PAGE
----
Whose Citizens Drink the Most Wine?

Plus, German officials dump 1.3 million liters of watered-down wine, exiled Ukraine Pres. Viktor Yanukovych's wine stash, and red blotch poses a new threat to Washington vineyards
Feb 27, 2014

• Unfiltered learned a surprising-until-you-think-about-it bit of wine trivia this week. Have you ever wondered which country consumes the most wine per capita? You probably know it's not the U.S. by a long shot. Perhaps France, Spain, or Italy? Nope. Think smaller: it turns out that size matters when conducting a study like this, which is why the tiny sovereign city-state of Vatican City wins the top spot. Vatican City consumes on average 62.2 liters of wine per person per year according to California's Wine Institute. That's almost 83 bottles. France comes in fifth with 45.6 liters of wine per person each year. Italy, at ninth place, consumes a modest 37.6 liters per capita. The United States, you ask? Just 10.5 liters per person. In the case of the Vatican’s consumption rate, one has to expect that no small portion of that annual figure is related to communion wine. But as any statistical analysis professor will tell you, the smaller the group, the greater the chance for distortion. With a reported population of just 836 in 2011, coupled with a full calendar of entertaining visiting dignitaries, the aforementioned communion wine, and a largely older, educated, single white male with no kids demographic … well, those numbers actually make a lot of sense. Have fun stumping your tasting group at its next gathering!


• German officials have pulled 1.3 million liters of organic Italian red and white wines off the market because it was found to have been watered down. And it is feared that even more wine will be involved. “We’re talking about a big-time consumer fraud,” said Kerstin Stiefel, press spokeswoman for the Investigative Office of the State of Rheinland-Pfalz. The probe had been underway since August. The Trebbiano and Montepulciano d'Abruzzo wines were shipped in bulk to Germany for bottling in at least two cellars in the Mosel, and some of the adulterated wines had already been sold when the fraud was discovered, but officials have assured the public that it's not dangerous. State officials say the cellars that bottled the wine knew nothing of the manipulation, which Stiefel said would have been difficult to detect. Unfiltered is left to ask, did they try tasting it?


• In Ukraine right now, the taste of the moment is for slinging cocktails of the Molotov variety, but reports from AWOL president-until-five-days-ago Viktor Yanukovych's vacated compound reveal he had a taste for drinks with a bit less heat. He popped up today, reportedly in Russia, to proclaim, "I still consider myself to be the legal head of the Ukrainian state," but when protestors are taking iPhone shots of each other sitting on your toilet while you're hiding out in the favored destination of people who can never, ever return to their home countries again, it just looks like you're not really in control of the situation. With Yanukovych out of town, protestors, opponents and regular gawkers invited themselves into his estate, Mezhyhirya. According to pictures from Reuters and the AFP, the deposed president stocked his cabinet and set his table with a tasteful array of liquors like Jack Daniel's, Bacardi, Hennessey and other Cognacs, a brandy bottle with the prez's grinning mug on the label, as well as wine bottles that appear to be mostly red Bordeaux and rosé. The Guardian also reported Cristal, which was of course created for Russian Tsar Alexander II … five years before his assassination by political opponents. These revolutionaries have kept things civil at the palace so far, with looting forbidden. After all, who's to say the next president doesn't have a taste for pet ostriches, gold-trimmed bidets, vintage cars, white Steinways, a fake grotto, a fake life-size Spanish galleon on a fake lake containing a fake restaurant where they can perhaps enjoy some fake wine themselves in true oligarchic fashion?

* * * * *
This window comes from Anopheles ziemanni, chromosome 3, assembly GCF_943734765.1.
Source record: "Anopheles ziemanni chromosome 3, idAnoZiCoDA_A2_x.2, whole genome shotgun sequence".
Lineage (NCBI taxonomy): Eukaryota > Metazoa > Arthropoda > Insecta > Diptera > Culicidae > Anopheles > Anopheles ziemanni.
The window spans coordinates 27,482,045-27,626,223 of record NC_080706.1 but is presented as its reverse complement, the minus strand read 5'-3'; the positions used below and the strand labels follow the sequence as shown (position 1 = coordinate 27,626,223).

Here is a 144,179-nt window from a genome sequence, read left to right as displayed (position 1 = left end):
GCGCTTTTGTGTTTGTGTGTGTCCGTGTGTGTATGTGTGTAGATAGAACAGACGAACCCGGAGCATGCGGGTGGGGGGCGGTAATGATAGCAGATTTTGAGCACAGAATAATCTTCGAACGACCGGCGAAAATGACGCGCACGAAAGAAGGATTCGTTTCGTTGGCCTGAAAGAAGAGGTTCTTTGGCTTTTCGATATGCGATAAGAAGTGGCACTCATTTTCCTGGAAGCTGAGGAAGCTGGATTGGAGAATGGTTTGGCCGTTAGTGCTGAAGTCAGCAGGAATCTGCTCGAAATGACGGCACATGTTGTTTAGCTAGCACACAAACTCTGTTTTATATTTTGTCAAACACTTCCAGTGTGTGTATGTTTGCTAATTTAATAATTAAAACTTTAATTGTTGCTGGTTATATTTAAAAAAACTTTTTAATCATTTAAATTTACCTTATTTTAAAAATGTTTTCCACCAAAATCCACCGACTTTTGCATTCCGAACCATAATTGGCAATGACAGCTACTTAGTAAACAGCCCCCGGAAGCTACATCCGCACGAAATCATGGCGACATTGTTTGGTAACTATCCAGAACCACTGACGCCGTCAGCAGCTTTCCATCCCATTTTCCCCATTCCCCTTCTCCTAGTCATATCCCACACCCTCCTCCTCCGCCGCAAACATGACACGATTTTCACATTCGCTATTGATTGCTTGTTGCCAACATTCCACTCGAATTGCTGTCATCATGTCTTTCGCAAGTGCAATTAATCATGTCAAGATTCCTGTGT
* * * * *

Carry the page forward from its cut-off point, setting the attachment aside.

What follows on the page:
Red blotch may sound like an amorphous alien blob from a 1960s sci-fi flick, but it's actually a serious threat to winegrowers everywhere, and it's now making inroads into Washington state. The disease, which mimics the symptoms of leaf roll, minus the curling of the leaf’s edges, manifests as irregular blotches on leaves, with veins turning partly or fully red. The real issue comes at harvest, with grapes that are typically lower in sugars, higher in acidity and duller in appearance. “We probably didn’t catch red blotch because we misdiagnosed it as leaf roll," said Bob Betz, of Betz Family Winery in Woodinville. "There is, to date, no concrete identification of the cause of the infection. Before we can do anything, we need to identify cause, effect, prevention and cure. Until then, there isn’t much we can do.” Betz is optimistic, though, as the industry, both academic and professional, is taking the issue seriously and actively investigating affected vineyards.

Crime Fraud Unfiltered

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